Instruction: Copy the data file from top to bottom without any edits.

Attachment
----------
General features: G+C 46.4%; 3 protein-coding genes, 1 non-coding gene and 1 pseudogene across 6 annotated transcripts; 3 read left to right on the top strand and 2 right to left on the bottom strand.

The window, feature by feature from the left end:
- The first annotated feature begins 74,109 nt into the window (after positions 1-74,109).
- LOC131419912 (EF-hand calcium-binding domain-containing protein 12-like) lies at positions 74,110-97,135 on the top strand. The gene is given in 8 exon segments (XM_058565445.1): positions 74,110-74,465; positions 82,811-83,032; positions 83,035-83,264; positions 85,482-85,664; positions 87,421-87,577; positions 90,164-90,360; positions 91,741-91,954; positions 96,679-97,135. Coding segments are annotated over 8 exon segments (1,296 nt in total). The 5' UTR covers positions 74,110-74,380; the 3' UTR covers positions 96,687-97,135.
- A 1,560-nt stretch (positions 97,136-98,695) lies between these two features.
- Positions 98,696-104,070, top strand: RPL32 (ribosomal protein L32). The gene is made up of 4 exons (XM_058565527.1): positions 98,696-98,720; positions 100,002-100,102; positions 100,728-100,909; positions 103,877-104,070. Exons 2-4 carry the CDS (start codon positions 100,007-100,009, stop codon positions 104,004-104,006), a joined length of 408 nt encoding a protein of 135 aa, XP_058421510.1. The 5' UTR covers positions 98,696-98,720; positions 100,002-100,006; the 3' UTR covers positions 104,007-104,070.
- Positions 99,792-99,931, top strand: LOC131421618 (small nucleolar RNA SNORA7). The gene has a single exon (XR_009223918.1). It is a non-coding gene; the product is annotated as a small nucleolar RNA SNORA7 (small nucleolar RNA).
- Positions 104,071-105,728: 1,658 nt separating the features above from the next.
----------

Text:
General features: G+C 46.4%; 3 protein-coding genes, 1 non-coding gene and 1 pseudogene across 6 annotated transcripts; 3 read left to right on the top strand and 2 right to left on the bottom strand.

The window, feature by feature from the left end:
- The first annotated feature begins 74,109 nt into the window (after positions 1-74,109).
- LOC131419912 (EF-hand calcium-binding domain-containing protein 12-like) lies at positions 74,110-97,135 on the top strand. The gene is given in 8 exon segments (XM_058565445.1): positions 74,110-74,465; positions 82,811-83,032; positions 83,035-83,264; positions 85,482-85,664; positions 87,421-87,577; positions 90,164-90,360; positions 91,741-91,954; positions 96,679-97,135. Coding segments are annotated over 8 exon segments (1,296 nt in total). The 5' UTR covers positions 74,110-74,380; the 3' UTR covers positions 96,687-97,135.
- A 1,560-nt stretch (positions 97,136-98,695) lies between these two features.
- Positions 98,696-104,070, top strand: RPL32 (ribosomal protein L32). The gene is made up of 4 exons (XM_058565527.1): positions 98,696-98,720; positions 100,002-100,102; positions 100,728-100,909; positions 103,877-104,070. Exons 2-4 carry the CDS (start codon positions 100,007-100,009, stop codon positions 104,004-104,006), a joined length of 408 nt encoding a protein of 135 aa, XP_058421510.1. The 5' UTR covers positions 98,696-98,720; positions 100,002-100,006; the 3' UTR covers positions 104,007-104,070.
- Positions 99,792-99,931, top strand: LOC131421618 (small nucleolar RNA SNORA7). The gene has a single exon (XR_009223918.1). It is a non-coding gene; the product is annotated as a small nucleolar RNA SNORA7 (small nucleolar RNA).
- Positions 104,071-105,728: 1,658 nt separating the features above from the next.